From the desk of Jeffrey D. Eberhard: It has become an unfortunate American fact that random acts of gun violence have become almost commonplace. The obvious impact of such senseless events is the death and injury of innocent people. Since the criminal does not have assets, naturally the victims of the assault will look elsewhere when seeking to recover money damages for their loss. In the following case, the family of a shooting victim standing in line at a club sought compensation for her death from the business where the shooting occurred. Read on to see whether the Court of Appeals allowed this suit to proceed.
Claims Pointer: In general, harm caused by criminals is not foreseeable to a business where the harm occurred. However, when there is a history of criminal conduct, a business may be on notice of the same general type of harm. In this case, the Oregon Court of Appeals refused to uphold a trial court’s dismissal of a claim in which a mentally ill person shot a random patron waiting in line to get into a club. The important take away from this case is that a plaintiff will likely survive a motion to dismiss and a motion for summary judgment on the issue of foreseeability of criminal violence when the defendant is on notice of any past criminal violence. Whether the criminal act is a random act of violence—as opposed to drug or gang related violence—is irrelevant as long as the general conduct and harm is foreseeable.
Piazza v. Kellim, 271 Or App 490 (2015)
Note: At the outset, it is important to state that this appeal arose out of a motion to dismiss the plaintiff’s complaint. Typically, success on this type of motion is difficult. Merely because an appellate court reverses the granting of a motion to dismiss does not mean that the plaintiff has a valid claim, rather it means that that discovery should be allowed and the case can later be decided by either summary judgment or trial.
Martha Paz de Noboa Delgado (“Delgado”) was a 17 year old foreign exchange student from Peru staying with a host family in White Salmon, Washington. On January 24, 2009, Delgado and fourteen other Rotary foreign exchange students were celebrating a birthday of one of the students by visiting “The Zone,” a Portland dance club for minors. While standing in line to get into The Zone, Delgado was shot and killed. The shooter, Erik Ayala, suffered from mental illness and had gone to The Zone with the intent to kill “preppies.” Delgado’s estate (“Plaintiff”) sued The Zone for negligently failing to protect Delgado from foreseeable criminal acts of third parties.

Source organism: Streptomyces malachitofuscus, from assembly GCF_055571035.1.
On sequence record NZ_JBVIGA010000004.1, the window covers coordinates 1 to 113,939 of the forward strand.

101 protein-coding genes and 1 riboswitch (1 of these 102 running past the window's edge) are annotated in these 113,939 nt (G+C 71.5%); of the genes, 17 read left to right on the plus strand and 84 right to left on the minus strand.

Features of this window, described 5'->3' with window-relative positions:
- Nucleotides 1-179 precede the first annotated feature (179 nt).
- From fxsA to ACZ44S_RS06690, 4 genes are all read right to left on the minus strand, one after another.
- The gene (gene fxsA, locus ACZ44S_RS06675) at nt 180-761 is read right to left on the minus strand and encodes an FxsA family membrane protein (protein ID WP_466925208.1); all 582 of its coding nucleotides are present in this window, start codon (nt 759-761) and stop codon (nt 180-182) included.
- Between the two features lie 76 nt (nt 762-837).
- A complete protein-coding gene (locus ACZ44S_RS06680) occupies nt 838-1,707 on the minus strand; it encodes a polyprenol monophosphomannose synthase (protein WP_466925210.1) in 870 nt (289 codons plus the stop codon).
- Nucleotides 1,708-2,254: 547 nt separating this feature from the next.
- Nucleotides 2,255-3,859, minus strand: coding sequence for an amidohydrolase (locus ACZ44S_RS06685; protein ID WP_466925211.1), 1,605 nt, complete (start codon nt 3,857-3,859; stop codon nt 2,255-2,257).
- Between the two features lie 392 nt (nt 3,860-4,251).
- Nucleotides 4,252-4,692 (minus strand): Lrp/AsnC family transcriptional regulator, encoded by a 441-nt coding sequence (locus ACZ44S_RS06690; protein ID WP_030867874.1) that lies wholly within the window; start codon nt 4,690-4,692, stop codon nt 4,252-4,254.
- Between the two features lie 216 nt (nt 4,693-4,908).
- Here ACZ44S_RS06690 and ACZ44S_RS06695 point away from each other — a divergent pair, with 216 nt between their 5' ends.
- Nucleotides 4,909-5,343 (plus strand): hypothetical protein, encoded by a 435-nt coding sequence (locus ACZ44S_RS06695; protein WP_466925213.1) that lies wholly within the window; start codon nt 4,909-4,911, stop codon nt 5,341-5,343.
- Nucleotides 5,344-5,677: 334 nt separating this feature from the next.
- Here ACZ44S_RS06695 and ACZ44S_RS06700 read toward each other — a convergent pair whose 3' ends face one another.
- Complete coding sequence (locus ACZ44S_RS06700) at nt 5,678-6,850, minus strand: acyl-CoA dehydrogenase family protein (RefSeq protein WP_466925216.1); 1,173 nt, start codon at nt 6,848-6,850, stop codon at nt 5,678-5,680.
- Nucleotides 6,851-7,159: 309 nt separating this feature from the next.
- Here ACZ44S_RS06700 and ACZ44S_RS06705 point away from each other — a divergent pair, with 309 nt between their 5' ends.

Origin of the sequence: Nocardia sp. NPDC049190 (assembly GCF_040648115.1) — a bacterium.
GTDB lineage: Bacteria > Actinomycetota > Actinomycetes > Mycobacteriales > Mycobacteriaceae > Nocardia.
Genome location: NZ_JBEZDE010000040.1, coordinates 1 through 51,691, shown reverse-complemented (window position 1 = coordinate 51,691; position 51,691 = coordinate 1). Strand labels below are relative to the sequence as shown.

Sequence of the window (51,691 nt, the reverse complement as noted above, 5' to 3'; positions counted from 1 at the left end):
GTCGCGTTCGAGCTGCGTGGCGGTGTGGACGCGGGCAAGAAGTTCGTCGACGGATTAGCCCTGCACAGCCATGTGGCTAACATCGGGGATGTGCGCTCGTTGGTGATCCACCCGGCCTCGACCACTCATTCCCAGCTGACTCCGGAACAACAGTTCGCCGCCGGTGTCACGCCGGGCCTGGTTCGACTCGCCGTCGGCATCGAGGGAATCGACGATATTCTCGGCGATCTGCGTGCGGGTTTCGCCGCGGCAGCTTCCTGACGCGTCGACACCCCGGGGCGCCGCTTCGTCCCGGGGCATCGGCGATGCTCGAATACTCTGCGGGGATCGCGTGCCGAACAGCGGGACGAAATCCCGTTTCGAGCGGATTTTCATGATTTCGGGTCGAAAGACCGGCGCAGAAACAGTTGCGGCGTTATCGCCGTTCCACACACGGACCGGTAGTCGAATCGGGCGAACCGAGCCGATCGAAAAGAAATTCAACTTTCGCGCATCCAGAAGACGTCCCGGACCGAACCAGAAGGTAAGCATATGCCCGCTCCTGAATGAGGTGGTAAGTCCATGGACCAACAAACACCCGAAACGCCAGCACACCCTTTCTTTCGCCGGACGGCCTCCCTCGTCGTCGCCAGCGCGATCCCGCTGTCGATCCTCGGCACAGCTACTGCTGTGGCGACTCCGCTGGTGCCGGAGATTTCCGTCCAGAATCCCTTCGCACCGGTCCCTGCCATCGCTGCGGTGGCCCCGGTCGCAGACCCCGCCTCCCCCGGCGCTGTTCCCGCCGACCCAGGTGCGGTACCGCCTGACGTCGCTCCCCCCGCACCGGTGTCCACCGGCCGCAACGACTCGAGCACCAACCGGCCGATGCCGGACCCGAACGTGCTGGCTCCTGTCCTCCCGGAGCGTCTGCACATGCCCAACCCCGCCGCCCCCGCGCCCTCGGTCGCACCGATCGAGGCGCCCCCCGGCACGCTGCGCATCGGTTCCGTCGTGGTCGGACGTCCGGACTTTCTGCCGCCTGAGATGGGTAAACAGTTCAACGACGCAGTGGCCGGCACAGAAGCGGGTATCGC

The Zone moved to dismiss the claims against it on the basis that the plaintiff had failed to state a claim because the shooter’s actions were not foreseeable. The Zone argued that while its club was located in an area that had a history of drug and gang-related violence, it could not foresee this particular injury because the shooting was a random “spree” effectuated by a mentally ill person that could have occurred anywhere. In response, the plaintiff argued that The Zone’s characterization of the foreseeability was too narrow. The plaintiff explained that the foreseeability of harm in this case was foreseeability of violent criminal assault—not foreseeability of “random spree shootings” as argued by The Zone. The trial court agreed with The Zone, concluding that a business can and should be expected to protect patrons from harms associated with that particular business (in this case, gang and drug-related activity), but not from violence that is unpredictable, such as a mass shooting by a mentally ill person that bears no relation to the type of foreseeable harm associated with that particular business. The plaintiff appealed.
The Court of Appeals sided with the plaintiff, concluding that the shooting was not unforeseeable as a matter of law. The Court analyzed Oregon’s case law regarding foreseeability of harm, observing that when the theory of negligence is based on the foreseeability of generalized criminal activity, that is different than analyzing whether it is foreseeable that a particular individual may commit and act of violence (i.e., whether a regular customer may become violent). With regard to a claim based on “generalized criminal activity,” courts focus on whether the particular defendant could foresee criminal activity of the same general nature, i.e., foreseeability of criminal assault. The Zone argued again that the shooting was “random” because Ayala was mentally ill and they could not anticipate that type of criminal act. The Court pointed out that The Zone was clearly on notice of criminal violence because there had been a shooting at The Zone seven years before the incident. There was also a history of fighting and violence in the line outside the club, violent confrontations involving drugs, and gang violence in the neighborhood. The Court further explained that a plaintiff does not need to show that a particular mechanism or series of events was foreseeable to the defendant, only that the type of conduct and resulting harm were foreseeable.
The Court concluded that for purposes of the motion to dismiss, even though the shooting in this case could be characterized as “random,” the type of criminal conduct (a shooting) and harm (injuries caused by third party while standing in line) were foreseeable to The Zone. The Court reversed and remanded.
Case updates are intended to inform our clients and others about legal matters of current interest. They are not intended as legal advice. Readers should not act upon the information contained in this article without seeking professional counsel.